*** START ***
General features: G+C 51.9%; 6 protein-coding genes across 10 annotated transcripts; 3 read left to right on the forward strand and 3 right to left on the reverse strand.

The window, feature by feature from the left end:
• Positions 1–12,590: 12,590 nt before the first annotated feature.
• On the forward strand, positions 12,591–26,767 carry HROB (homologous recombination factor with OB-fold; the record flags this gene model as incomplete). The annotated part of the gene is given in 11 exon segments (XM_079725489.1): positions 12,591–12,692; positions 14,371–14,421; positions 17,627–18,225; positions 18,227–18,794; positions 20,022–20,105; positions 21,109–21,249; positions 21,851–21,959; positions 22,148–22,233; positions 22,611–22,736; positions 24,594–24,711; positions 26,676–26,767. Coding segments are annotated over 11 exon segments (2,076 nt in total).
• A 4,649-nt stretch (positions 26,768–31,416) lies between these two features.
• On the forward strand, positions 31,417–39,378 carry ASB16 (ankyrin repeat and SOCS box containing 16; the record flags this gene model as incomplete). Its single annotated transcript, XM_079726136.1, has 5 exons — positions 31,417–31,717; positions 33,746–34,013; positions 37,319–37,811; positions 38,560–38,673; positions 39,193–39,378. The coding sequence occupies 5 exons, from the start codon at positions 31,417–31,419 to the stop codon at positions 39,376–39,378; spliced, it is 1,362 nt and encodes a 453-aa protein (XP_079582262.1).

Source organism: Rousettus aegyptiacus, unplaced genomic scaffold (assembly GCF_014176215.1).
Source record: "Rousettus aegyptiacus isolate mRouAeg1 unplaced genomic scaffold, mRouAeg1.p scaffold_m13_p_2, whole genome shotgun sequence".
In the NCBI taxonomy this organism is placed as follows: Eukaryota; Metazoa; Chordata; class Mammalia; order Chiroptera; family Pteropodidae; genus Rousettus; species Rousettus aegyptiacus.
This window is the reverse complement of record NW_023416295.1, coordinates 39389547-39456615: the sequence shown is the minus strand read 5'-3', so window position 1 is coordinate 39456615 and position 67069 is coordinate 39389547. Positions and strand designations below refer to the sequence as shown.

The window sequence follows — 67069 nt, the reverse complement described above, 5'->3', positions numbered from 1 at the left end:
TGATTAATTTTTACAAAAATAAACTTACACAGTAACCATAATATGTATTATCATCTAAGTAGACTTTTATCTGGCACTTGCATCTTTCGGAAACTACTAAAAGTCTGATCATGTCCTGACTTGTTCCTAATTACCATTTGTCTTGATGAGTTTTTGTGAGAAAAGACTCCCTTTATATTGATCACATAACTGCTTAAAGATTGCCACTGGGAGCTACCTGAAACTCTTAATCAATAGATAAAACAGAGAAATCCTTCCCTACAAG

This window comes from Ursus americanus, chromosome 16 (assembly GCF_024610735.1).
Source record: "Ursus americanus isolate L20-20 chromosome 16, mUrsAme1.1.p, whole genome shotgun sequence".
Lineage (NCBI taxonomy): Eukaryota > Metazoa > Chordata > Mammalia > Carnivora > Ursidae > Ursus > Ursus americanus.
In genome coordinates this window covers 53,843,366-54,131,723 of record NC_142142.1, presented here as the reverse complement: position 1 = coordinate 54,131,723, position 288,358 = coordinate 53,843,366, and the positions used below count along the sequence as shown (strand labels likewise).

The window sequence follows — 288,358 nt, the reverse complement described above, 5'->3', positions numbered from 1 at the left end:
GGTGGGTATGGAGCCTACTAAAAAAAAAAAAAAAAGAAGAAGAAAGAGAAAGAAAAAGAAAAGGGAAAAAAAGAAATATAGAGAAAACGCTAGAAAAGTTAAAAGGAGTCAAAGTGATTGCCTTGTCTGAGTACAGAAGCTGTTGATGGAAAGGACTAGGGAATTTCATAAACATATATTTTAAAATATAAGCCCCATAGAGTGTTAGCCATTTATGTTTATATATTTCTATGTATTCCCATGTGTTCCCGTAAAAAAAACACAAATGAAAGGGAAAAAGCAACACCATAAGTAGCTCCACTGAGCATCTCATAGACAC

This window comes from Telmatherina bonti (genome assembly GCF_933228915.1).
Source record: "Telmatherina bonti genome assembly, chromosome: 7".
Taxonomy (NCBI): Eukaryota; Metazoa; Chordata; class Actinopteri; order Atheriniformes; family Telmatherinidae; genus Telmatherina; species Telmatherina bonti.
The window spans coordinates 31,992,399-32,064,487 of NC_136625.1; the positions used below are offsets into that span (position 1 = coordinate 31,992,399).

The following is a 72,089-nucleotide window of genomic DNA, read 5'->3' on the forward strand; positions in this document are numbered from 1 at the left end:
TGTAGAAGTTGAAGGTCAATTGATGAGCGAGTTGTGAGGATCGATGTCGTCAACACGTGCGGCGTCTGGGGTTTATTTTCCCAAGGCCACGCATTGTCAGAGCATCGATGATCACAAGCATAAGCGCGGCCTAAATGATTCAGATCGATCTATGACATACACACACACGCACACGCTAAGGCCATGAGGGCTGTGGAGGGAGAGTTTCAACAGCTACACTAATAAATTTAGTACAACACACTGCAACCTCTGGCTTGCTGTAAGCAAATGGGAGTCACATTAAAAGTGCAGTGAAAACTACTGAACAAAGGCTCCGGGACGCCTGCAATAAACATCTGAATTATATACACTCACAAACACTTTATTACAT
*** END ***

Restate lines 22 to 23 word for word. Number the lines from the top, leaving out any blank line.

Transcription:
The window spans coordinates 31,992,399-32,064,487 of NC_136625.1; the positions used below are offsets into that span (position 1 = coordinate 31,992,399).

The following is a 72,089-nucleotide window of genomic DNA, read 5'->3' on the forward strand; positions in this document are numbered from 1 at the left end: